Five young high school students, recipients of the 2016 National Student Poets accolade, were invited to the White House in recognition of their poetry skills.
They delivered their poetry in front of their family and distinguished guests including the First Lady, Michelle Obama, who is also the honorary chairman of the President’s Committee on the Arts and Humanities.
Two of the five are Tamil Americans Maya Eashwaran & Gopal Raman.
17 year-old Maya from Alpharetta, Georgia, writes a lot of about her personal experiences dealing with assimilation. Maya narrated a poem about her experience as an immigrant and how it was painful to replace her mother tongue Tamil with English.
“I have lost more than I have ever lost in sixteen years. I have started shedding ethnicity like hair: Mother, I fear I’ll go bald,” Maya, 17, concluded reading her poetry. “Ma, I haven’t spoken (Tamil) in three years” amidst applause from the audience.
Her speech starts from the 14th minute into the video below.
“My family is Tamil. I was born here. I write a lot of my poems based on my culture, my heritage,” she told PTI after her White House event.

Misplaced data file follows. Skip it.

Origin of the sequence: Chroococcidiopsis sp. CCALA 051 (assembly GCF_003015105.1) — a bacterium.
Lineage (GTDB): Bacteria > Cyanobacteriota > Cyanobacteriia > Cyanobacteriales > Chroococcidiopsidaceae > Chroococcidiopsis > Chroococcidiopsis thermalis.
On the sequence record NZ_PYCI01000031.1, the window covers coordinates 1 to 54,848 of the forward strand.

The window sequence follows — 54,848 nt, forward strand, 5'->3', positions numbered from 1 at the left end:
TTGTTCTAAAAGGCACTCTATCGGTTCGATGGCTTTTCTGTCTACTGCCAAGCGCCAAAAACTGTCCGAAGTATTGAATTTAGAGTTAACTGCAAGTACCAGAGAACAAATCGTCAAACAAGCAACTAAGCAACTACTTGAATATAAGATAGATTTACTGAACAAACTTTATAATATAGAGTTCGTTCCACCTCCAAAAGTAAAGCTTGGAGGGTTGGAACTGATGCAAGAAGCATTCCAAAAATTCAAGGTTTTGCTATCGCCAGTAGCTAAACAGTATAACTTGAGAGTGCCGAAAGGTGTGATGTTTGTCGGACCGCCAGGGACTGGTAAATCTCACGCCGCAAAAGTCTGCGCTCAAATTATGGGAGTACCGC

“The poem that I actually read at the White House linguistics is based on experience of losing my mother tongue and kind of replacing it with another, which is very painful thing to imagine to go through,” she said, adding when she was in the middle school she stared getting interested in poetry.
Gopal, 17, the other Indian-American budding poet who received national attention lives in Dallas and is a high school student.
His parents – father from Chennai and mother from Kerala – moved to the US in the 1980s. He was born here.
“It (love with poetry) started in seventh grade. I had a really great English teacher. He really pushed me in writing in more creative way. I choose poetry as my avenue of writing,” he said.
“I am super honoured to meet the First Lady,” he said.
“I also want to plan for pre-med. My dream job right now is some sort of medical doctor” he added.
At the event, Gopal read out the poem “This Apple”.
The five-year-old program created by the Obama administration honors student poets from five areas of the country. Students begin the program by reading their poetry at a White House reception, then spend a year attending poetry classes and art festivals, and doing community service projects.